Overview of Runoff

  • Runoff is often defined as the portion of rain, snowmelt, and irrigation water that moves toward the stream channel rather than infiltrating the soil.
    • For some purposes, however, runoff also includes the subsurface water known as interflow which also quickly moves toward the stream channel.
  • Runoff is the most important component of flood prediction.
  • The three soil water processes are:
    1. The entry or infiltration of water into the soil
    2. The transmission of water within the soil
    3. The storage of water as soil water
  • Important runoff terms include:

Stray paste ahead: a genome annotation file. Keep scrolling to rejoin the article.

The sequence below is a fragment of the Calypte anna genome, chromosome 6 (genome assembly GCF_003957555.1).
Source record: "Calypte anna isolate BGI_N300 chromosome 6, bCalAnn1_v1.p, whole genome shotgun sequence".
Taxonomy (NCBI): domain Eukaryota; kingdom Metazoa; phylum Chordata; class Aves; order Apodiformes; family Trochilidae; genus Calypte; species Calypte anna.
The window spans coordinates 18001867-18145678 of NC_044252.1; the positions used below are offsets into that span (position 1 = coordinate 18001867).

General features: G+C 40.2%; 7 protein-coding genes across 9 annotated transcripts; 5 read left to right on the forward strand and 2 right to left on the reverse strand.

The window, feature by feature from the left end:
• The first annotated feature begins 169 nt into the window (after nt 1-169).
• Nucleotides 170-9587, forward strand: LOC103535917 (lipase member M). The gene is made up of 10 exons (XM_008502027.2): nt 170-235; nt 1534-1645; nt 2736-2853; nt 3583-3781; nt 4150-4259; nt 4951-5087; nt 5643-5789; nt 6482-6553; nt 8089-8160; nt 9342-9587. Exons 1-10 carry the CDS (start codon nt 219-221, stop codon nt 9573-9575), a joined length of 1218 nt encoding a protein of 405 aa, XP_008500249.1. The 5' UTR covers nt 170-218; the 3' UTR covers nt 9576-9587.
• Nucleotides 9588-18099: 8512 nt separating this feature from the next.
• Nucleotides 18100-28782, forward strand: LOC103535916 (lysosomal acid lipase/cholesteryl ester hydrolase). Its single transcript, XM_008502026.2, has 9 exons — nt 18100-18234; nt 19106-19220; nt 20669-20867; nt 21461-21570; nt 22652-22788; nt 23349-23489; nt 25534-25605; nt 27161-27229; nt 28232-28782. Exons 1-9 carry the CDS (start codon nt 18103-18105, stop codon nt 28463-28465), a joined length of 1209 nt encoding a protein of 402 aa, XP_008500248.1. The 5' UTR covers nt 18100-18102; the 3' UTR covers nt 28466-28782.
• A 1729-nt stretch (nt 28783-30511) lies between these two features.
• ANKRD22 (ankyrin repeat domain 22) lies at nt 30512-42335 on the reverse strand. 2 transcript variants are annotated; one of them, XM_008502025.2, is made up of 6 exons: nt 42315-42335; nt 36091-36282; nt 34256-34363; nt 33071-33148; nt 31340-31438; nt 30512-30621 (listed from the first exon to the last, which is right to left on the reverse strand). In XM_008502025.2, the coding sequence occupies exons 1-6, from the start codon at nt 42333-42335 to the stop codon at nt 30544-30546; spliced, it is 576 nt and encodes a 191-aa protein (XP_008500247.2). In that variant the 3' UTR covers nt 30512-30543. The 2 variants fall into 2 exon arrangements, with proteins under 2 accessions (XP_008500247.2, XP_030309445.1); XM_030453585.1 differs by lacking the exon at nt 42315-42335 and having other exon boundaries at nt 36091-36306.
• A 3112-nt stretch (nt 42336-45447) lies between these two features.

• Basin – the area that drains to a single outlet point
    • Baseflow – the long-term supply that keeps water flowing in streams
    • Infiltration – the downward movement of water through the soil surface
    • Percolation – the movement of water within the soil profile
    • Surface runoff – the movement of water across the soil surface to the stream channel
    • Interflow – the relatively rapid movement of water beneath the soil surface to the stream channel
    • Runoff – sometimes this is just the surface runoff, but it can refer to a combination of surface runoff and interflow.
    • Infiltration rate – the amount of water able to enter the soil in a specified time
    • Infiltration capacity – the upper limit of the infiltration rate
    • Surface runoff equals the rainfall or snowmelt rate minus the infiltration capacity.